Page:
My first experience of RPG started when I left for Plymouth Polytech in 1987. In those heady days of Freshers week I tried a lot of different activities trying to find a place to fit in. I was/am an avid reader, a story teller and loved playing strategy games, so the RPG club looked like a fun thing to get involved in. Playing in a dungeon raid under D&D rules it was fun, but I couldn’t understand some of the unrealistic mechanics and dice combinations. In halls there was another Fresher who played D&D and ran a few sessions but still the rules frustrated me. And perhaps it was the style of play, but there always seemed a lack of background to all the adventures.

Unsurprisingly, I had read all of the Hobbit and Lord of the Rings, a rarity in those days, so finding the Gameworkshop shipped Middle Earth Roleplaying (MERP) rules in our local games shop. Tentatively, I ran the first game using the adventure in the rule book. The surprise was that it worked! We struggled slightly with some of the rules, but it quickly became apparent that you needed to think carefully about how and what you attacked. No standing around for 10 minutes doing nothing. MERP was brutal, 10 sec rounds kept the combat moving but brutal. Characters who left themselves open to frenzied Orc attacks found themselves rapidly out of the battle. Staying in one place and shooting arrows will get you killed quickly. Mud on the ground can really affect how fast you move. Having said that, my first go was quite clunky and error prone as I got used to the way the system worked. But because I was a good story teller, the suspense and action descriptions meant that the occasional liberty with the rules were  overlooked.  What we really like was the fact that even a lowly level 1 character could kill much higher level characters through a one in a million chance critical, and as we know one in a million chances happen nine times out of ten (Terry Pratchett).

From this humble beginnings began  a weekly Saturday session, play in the afternoon, eat a one pot meal, go out for the evening. My MERP campaigns, despite killing an awful lot of characters and maiming many more, were the mainstay of these although we dabbled with others for fun.  I think mostly because the storylines were good and with a shared knowledge of the setting even the players helped bring the adventure alive.  From there several generations of groups formed as I left and others took on the role of GM. Some were more better at creating fun games, others at producing games with the authentic feel.  Mass games of 20-30 players with two GMs to handle combat and the inevitable party splits were like family gatherings. Player Characters began to reach legendary levels and campaigns and adventures began to take on epic quest proportions. Then just as swiftly life moved on. Careers, family, and locations ,New Zealand always tricky for a weekend, slowly elbowed out the time to play.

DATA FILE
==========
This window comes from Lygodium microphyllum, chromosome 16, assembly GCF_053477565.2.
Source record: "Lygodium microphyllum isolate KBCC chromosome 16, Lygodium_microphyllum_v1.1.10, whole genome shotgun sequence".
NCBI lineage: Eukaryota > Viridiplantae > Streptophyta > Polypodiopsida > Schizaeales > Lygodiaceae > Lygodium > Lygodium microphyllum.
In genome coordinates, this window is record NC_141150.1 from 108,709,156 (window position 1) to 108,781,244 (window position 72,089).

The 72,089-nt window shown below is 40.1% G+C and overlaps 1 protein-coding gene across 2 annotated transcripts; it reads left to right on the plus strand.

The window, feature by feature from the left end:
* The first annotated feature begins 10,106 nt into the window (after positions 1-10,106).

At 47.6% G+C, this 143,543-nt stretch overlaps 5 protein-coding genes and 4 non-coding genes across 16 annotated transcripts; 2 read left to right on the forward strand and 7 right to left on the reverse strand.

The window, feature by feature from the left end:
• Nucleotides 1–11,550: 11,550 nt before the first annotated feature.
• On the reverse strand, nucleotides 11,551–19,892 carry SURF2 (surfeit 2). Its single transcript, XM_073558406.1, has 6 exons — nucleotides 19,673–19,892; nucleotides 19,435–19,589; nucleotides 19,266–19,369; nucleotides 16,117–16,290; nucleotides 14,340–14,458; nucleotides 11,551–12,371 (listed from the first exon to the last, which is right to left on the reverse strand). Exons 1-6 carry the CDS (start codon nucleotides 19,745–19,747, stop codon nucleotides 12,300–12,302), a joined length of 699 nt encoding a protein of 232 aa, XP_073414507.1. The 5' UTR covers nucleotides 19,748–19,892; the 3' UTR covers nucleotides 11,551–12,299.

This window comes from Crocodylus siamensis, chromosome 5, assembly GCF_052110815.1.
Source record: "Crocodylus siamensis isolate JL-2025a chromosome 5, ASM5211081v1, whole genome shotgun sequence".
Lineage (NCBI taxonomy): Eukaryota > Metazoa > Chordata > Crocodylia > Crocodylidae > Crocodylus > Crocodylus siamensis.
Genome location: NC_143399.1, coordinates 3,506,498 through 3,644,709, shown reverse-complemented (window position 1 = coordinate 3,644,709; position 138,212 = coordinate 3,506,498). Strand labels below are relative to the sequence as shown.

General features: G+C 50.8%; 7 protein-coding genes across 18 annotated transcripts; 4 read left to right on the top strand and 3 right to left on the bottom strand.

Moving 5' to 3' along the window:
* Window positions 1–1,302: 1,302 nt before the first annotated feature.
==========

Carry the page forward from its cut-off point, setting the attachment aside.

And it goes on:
What I liked about MERP was the percentile system with its one in a million chance kill. You might if you are lucky take out a Balrog even as a lowly level 1 hobbit thief.  The combat made you feel mortal. Ganging up on an opponent is a really effective strategy – anyone who has been in real life will know that once you get past the who  is going to be sacrificed to the attack knows that even the best fighter eventually will go down under weight of numbers. By not throwing all you OB into attack your defense is much improved. A parry and a counter thrust can nibble away at those hit points (HP) and it easier to finish of a groggy opponent with a full OB than a healthy one.

What was terrible were the “magic” rules. The spell points meant that spell users needed to be in a big party picking up group points for many levels. Healers were more useful than wizards, who were a walking flashlight for three levels. The half spell users had a slightly better chance given their improved combat skills, but even they had to be backed up by warriors. But what really annoys me to this day were the spells themselves. They always seemed a bit unTolkeinesque. Spell law helped broaden out the range of magic and allowed me to craft a little more Tolkien into the magic users. However, to keep my campaigns more realistic, magic was limited to a very few characters. The players also realised this as trying to keep a wizard and healer safe with only a rogue and a ranger is a recipe for disaster.

Eventually, I graduated to Rolemaster, the variations for different weapons appealed, but players disliked the lengthy creation process even though it gave them more control over their characters skills and background. I fixed this with some nifty Excel work, but somehow I have managed to misplace this. A copy may exist on a 3.5″ floppy disk, but who can access that now?